U.S. Department of Housing and Urban Development: FY22 Choice Neighborhoods Planning Grants
The Choice Neighborhoods program supports locally driven strategies that address struggling neighborhoods with severely distressed public housing and/or HUD-assisted housing through a comprehensive approach to neighborhood transformation. Local leaders, residents, and other stakeholders, such as public housing agencies, cities, schools, police, business owners, nonprofits, and private developers, come together to create and implement a plan that revitalizes distressed HUD housing and addresses the challenges in the surrounding neighborhood. The program helps communities transform neighborhoods by redeveloping severely distressed public and/or HUD-assisted housing and catalyzing critical improvements in the neighborhood. To this end, Choice Neighborhoods is focused on three core goals:
- Housing: Replace severely distressed public and HUD-assisted housing with high-quality mixed-income housing that is well-managed and responsive to the needs of the surrounding neighborhood;
- People: Improve outcomes of households living in the target housing related to income and employment, health, and education; and
- Neighborhood: Create the conditions necessary for public and private reinvestment in distressed neighborhoods to offer the kinds of amenities and assets, including safety, good schools, and commercial activity, that are important to families’ choices about their community.
Applicants must develop and implement a comprehensive neighborhood revitalization strategy, or “Transformation Plan.” This Transformation Plan becomes the guiding document for the revitalization of the housing units, while simultaneously directing the transformation of the surrounding neighborhood and creating positive outcomes for families. Each Choice Neighborhoods grantee must develop a Transformation Plan, along with metrics, that addresses the following Housing, People, and Neighborhood objectives:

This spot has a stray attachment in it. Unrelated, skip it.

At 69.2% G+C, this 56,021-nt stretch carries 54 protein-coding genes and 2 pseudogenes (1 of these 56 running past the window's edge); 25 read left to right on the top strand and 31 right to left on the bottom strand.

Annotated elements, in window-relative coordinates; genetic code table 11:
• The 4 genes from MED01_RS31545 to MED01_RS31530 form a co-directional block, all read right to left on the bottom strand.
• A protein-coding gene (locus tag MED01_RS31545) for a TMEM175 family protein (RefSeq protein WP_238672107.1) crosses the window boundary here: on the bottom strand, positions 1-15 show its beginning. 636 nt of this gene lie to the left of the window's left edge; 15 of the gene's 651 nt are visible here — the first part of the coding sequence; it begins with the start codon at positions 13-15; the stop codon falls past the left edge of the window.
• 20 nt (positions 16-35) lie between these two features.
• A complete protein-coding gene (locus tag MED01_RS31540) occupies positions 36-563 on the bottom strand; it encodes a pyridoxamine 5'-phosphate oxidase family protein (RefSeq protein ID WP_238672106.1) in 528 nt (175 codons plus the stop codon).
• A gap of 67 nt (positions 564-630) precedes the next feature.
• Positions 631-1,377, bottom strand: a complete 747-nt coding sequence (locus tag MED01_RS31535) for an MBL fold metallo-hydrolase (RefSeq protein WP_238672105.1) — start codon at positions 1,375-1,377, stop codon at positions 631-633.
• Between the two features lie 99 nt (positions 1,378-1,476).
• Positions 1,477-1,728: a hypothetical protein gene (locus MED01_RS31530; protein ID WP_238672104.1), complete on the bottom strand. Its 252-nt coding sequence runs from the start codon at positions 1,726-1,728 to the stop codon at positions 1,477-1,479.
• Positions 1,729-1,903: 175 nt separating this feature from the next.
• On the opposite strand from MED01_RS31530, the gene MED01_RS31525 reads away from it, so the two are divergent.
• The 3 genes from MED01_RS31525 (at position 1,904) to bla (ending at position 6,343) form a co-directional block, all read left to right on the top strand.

- Housing Objectives: Housing transformed with the assistance of Choice Neighborhoods should be Well-Managed and Financially Viable; Mixed-Income; Energy Efficient, Climate Resistant, and Sustainable; Accessible, Healthy, and Free from Discrimination. See solicitation for description of each objective.
- People Objectives: Residents who live in the target and replacement housing before and after redevelopment benefit from Effective Education; Income and Employment Opportunities; Quality Health Care; Housing Location, Quality, and Affordability. See solicitation for description of each objective.
- Neighborhood Objectives: Through investments catalyzed by Choice Neighborhoods, the neighborhood enjoys improved Private and Public Investment in the Neighborhood; Amenities; Effective Public Schools; Safety. See solicitation for description of each objective.